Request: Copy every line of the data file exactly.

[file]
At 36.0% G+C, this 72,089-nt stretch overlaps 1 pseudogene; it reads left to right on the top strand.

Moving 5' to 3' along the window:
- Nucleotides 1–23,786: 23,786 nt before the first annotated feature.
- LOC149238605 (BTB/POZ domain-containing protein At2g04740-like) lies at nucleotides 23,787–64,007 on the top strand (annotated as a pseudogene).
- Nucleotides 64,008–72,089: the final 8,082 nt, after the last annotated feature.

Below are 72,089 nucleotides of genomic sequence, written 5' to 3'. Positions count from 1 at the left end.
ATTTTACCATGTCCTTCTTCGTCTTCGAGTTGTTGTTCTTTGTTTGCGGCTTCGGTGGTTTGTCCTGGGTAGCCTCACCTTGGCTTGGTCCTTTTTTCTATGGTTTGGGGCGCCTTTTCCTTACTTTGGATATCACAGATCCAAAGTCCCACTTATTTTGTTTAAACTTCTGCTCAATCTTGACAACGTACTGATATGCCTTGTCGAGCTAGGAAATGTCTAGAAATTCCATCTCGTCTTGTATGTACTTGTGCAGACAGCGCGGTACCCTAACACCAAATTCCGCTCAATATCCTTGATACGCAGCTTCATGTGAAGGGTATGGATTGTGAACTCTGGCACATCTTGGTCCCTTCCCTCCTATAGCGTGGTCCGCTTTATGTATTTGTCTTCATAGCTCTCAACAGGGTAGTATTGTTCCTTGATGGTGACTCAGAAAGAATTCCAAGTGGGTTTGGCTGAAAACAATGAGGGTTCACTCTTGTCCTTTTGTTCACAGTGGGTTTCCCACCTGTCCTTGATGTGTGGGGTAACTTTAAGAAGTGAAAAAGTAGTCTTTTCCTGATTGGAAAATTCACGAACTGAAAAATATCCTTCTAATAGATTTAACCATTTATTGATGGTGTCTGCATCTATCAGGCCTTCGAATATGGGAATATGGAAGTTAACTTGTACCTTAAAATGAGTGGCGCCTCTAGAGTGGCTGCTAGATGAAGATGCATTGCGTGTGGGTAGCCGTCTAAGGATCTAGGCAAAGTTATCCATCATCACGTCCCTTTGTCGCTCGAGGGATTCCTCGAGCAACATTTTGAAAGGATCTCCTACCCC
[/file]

At 36.0% G+C, this 72,089-nt stretch overlaps 1 pseudogene; it reads left to right on the top strand.

Moving 5' to 3' along the window:
- Nucleotides 1–23,786: 23,786 nt before the first annotated feature.
- LOC149238605 (BTB/POZ domain-containing protein At2g04740-like) lies at nucleotides 23,787–64,007 on the top strand (annotated as a pseudogene).
- Nucleotides 64,008–72,089: the final 8,082 nt, after the last annotated feature.

Below are 72,089 nucleotides of genomic sequence, written 5' to 3'. Positions count from 1 at the left end.
ATTTTACCATGTCCTTCTTCGTCTTCGAGTTGTTGTTCTTTGTTTGCGGCTTCGGTGGTTTGTCCTGGGTAGCCTCACCTTGGCTTGGTCCTTTTTTCTATGGTTTGGGGCGCCTTTTCCTTACTTTGGATATCACAGATCCAAAGTCCCACTTATTTTGTTTAAACTTCTGCTCAATCTTGACAACGTACTGATATGCCTTGTCGAGCTAGGAAATGTCTAGAAATTCCATCTCGTCTTGTATGTACTTGTGCAGACAGCGCGGTACCCTAACACCAAATTCCGCTCAATATCCTTGATACGCAGCTTCATGTGAAGGGTATGGATTGTGAACTCTGGCACATCTTGGTCCCTTCCCTCCTATAGCGTGGTCCGCTTTATGTATTTGTCTTCATAGCTCTCAACAGGGTAGTATTGTTCCTTGATGGTGACTCAGAAAGAATTCCAAGTGGGTTTGGCTGAAAACAATGAGGGTTCACTCTTGTCCTTTTGTTCACAGTGGGTTTCCCACCTGTCCTTGATGTGTGGGGTAACTTTAAGAAGTGAAAAAGTAGTCTTTTCCTGATTGGAAAATTCACGAACTGAAAAATATCCTTCTAATAGATTTAACCATTTATTGATGGTGTCTGCATCTATCAGGCCTTCGAATATGGGAATATGGAAGTTAACTTGTACCTTAAAATGAGTGGCGCCTCTAGAGTGGCTGCTAGATGAAGATGCATTGCGTGTGGGTAGCCGTCTAAGGATCTAGGCAAAGTTATCCATCATCACGTCCCTTTGTCGCTCGAGGGATTCCTCGAGCAACATTTTGAAAGGATCTCCTACCCC